The same happened to rice making millions hungry, and yet throughout this period there was never hint of any shortage of either oil or rice.
The price was run up in the futures market, while a small number of high-rolling players got involved in a bidding-up game, forcing consumers to pay ever higher prices for essential commodities, while their profits soared. The only trouble was when the rush to the exits came, there were casualties. The financial system, which had been allowed by government to effectively become a casino, as with all gambling, was creating big winners and big losers.
It was in the 1980s and 1990s that Ronald Reagan and Bill Clinton removed so many of the checks which had restrained such speculation in former times.
Now a few banks have been burned, and Congress is keen to stop the volatility of markets, and at last some of the old controls are being brought back. Too late for many of the casualties, of course, but for rebuilding the confidence of consumers and businesses, it is better late than never. The big players have got too powerful. They need pulling back.
Why allow wealthy and powerful organisations to effectively raise taxes on the rest of us? Are these the same people who get behind Presidential campaigns, buying influence, giving enormous pay-offs and bonuses to their staff? It seems so, but the US Congress is belatedly getting angry with what’s happening and putting a stop to it.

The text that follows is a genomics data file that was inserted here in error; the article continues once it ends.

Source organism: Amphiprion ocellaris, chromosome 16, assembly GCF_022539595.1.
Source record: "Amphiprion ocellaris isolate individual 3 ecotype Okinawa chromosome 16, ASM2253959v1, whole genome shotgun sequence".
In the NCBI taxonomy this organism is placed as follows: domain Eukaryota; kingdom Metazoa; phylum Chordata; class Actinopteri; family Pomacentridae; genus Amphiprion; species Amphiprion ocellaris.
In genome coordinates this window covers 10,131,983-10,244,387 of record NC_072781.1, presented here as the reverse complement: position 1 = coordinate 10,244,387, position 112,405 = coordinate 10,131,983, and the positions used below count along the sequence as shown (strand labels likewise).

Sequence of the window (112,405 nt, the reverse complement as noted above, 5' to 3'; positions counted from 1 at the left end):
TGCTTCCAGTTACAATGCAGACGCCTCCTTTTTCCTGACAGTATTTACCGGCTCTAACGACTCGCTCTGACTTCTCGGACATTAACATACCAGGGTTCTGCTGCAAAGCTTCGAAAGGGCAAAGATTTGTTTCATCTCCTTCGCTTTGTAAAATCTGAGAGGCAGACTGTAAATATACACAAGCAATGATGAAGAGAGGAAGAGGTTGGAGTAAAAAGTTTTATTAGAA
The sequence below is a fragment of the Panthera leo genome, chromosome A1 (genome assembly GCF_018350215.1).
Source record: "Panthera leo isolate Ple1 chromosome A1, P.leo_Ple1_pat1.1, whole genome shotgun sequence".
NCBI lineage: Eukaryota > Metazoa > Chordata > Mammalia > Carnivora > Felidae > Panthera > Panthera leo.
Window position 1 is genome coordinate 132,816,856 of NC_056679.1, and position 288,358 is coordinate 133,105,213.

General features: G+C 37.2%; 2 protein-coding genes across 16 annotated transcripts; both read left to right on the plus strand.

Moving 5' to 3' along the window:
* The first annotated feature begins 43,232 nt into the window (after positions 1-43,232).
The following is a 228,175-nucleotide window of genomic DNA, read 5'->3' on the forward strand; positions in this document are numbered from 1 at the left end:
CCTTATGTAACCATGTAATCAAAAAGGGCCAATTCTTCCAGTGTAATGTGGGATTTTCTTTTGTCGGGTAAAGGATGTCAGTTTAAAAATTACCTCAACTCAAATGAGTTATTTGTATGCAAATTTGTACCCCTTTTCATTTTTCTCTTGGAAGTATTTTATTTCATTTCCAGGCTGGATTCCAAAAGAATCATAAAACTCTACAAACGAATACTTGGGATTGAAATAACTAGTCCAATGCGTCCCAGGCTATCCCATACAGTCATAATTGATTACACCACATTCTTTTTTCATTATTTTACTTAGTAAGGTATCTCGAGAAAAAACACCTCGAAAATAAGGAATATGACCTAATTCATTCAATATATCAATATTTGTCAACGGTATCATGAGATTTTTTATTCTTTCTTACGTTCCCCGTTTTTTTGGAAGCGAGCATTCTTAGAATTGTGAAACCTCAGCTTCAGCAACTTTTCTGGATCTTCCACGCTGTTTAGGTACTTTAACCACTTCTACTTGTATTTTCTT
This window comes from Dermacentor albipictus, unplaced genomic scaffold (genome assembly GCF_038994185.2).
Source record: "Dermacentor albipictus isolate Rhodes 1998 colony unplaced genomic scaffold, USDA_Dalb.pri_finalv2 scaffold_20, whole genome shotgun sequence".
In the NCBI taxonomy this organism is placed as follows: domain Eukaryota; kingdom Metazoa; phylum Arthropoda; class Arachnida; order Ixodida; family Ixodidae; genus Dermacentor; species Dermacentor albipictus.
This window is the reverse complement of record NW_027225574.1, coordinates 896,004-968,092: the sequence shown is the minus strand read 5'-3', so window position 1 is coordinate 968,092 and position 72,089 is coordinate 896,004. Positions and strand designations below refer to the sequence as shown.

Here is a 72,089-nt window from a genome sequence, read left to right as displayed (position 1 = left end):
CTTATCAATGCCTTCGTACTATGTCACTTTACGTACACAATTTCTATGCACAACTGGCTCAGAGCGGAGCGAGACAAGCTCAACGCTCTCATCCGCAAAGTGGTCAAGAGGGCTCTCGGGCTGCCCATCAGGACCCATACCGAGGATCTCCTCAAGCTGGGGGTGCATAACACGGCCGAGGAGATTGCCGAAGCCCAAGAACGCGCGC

Reported in the WSJ and elsewhere today –
The U.S. Commodity Futures Trading Commission (CFTC) will scrutinize whether speculators in the base and precious-metals markets should be subject to trading limits, The Wall Street Journal reports. It is set to meet on March 25, to consider imposing speculative position limits on four major energy commodities—oil, natural gas, gasoline and heating oil.
The meeting will be part of CFTC’s look into how the commission regulates futures and options markets on commodities of finite supply, said CFTC Chairman, Gary Gensler. The meeting will be open to the public, adds
My own business has been badly affected by the same games – in the precious metal markets. This gives me hope that at last, the normal workings of supply and demand can set prices, and not high-rolling gamblers.